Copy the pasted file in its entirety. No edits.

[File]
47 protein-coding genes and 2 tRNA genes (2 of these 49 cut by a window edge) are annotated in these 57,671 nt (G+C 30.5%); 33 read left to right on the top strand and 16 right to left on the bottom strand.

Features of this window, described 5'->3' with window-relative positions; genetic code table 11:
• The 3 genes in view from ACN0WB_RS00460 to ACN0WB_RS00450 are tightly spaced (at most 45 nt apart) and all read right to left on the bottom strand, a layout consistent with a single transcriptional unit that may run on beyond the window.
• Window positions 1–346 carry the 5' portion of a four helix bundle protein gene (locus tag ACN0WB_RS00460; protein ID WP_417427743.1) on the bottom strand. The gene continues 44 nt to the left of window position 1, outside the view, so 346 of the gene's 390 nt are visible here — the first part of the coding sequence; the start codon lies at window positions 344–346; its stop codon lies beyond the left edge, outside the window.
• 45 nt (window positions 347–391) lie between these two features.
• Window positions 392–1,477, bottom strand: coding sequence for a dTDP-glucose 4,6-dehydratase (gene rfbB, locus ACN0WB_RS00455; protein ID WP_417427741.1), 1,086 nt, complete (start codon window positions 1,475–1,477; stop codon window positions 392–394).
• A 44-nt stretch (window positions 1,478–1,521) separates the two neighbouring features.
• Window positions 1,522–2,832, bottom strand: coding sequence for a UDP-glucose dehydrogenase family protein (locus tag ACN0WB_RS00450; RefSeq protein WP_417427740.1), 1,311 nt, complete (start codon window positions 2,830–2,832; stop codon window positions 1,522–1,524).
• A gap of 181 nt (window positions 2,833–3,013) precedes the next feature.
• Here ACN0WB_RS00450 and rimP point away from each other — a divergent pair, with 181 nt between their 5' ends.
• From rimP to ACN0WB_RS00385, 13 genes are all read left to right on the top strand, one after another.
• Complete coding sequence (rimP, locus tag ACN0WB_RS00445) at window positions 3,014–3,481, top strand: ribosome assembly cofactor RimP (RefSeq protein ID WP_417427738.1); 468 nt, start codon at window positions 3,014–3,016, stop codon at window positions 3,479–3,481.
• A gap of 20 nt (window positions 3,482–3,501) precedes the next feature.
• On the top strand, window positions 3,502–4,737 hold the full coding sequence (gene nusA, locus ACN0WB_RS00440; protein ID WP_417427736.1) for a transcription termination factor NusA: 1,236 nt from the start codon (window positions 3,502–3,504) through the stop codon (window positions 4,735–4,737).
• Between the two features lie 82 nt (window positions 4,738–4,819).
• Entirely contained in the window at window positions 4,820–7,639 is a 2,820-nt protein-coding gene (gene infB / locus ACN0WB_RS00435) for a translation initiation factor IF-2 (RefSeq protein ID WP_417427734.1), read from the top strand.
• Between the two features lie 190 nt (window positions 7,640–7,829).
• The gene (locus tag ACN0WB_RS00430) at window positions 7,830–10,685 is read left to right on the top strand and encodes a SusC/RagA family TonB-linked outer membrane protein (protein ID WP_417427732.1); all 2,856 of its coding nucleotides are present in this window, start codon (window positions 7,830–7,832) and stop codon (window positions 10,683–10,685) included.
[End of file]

47 protein-coding genes and 2 tRNA genes (2 of these 49 cut by a window edge) are annotated in these 57,671 nt (G+C 30.5%); 33 read left to right on the top strand and 16 right to left on the bottom strand.

Features of this window, described 5'->3' with window-relative positions; genetic code table 11:
• The 3 genes in view from ACN0WB_RS00460 to ACN0WB_RS00450 are tightly spaced (at most 45 nt apart) and all read right to left on the bottom strand, a layout consistent with a single transcriptional unit that may run on beyond the window.
• Window positions 1–346 carry the 5' portion of a four helix bundle protein gene (locus tag ACN0WB_RS00460; protein ID WP_417427743.1) on the bottom strand. The gene continues 44 nt to the left of window position 1, outside the view, so 346 of the gene's 390 nt are visible here — the first part of the coding sequence; the start codon lies at window positions 344–346; its stop codon lies beyond the left edge, outside the window.
• 45 nt (window positions 347–391) lie between these two features.
• Window positions 392–1,477, bottom strand: coding sequence for a dTDP-glucose 4,6-dehydratase (gene rfbB, locus ACN0WB_RS00455; protein ID WP_417427741.1), 1,086 nt, complete (start codon window positions 1,475–1,477; stop codon window positions 392–394).
• A 44-nt stretch (window positions 1,478–1,521) separates the two neighbouring features.
• Window positions 1,522–2,832, bottom strand: coding sequence for a UDP-glucose dehydrogenase family protein (locus tag ACN0WB_RS00450; RefSeq protein WP_417427740.1), 1,311 nt, complete (start codon window positions 2,830–2,832; stop codon window positions 1,522–1,524).
• A gap of 181 nt (window positions 2,833–3,013) precedes the next feature.
• Here ACN0WB_RS00450 and rimP point away from each other — a divergent pair, with 181 nt between their 5' ends.
• From rimP to ACN0WB_RS00385, 13 genes are all read left to right on the top strand, one after another.
• Complete coding sequence (rimP, locus tag ACN0WB_RS00445) at window positions 3,014–3,481, top strand: ribosome assembly cofactor RimP (RefSeq protein ID WP_417427738.1); 468 nt, start codon at window positions 3,014–3,016, stop codon at window positions 3,479–3,481.
• A gap of 20 nt (window positions 3,482–3,501) precedes the next feature.
• On the top strand, window positions 3,502–4,737 hold the full coding sequence (gene nusA, locus ACN0WB_RS00440; protein ID WP_417427736.1) for a transcription termination factor NusA: 1,236 nt from the start codon (window positions 3,502–3,504) through the stop codon (window positions 4,735–4,737).
• Between the two features lie 82 nt (window positions 4,738–4,819).
• Entirely contained in the window at window positions 4,820–7,639 is a 2,820-nt protein-coding gene (gene infB / locus ACN0WB_RS00435) for a translation initiation factor IF-2 (RefSeq protein ID WP_417427734.1), read from the top strand.
• Between the two features lie 190 nt (window positions 7,640–7,829).
• The gene (locus tag ACN0WB_RS00430) at window positions 7,830–10,685 is read left to right on the top strand and encodes a SusC/RagA family TonB-linked outer membrane protein (protein ID WP_417427732.1); all 2,856 of its coding nucleotides are present in this window, start codon (window positions 7,830–7,832) and stop codon (window positions 10,683–10,685) included.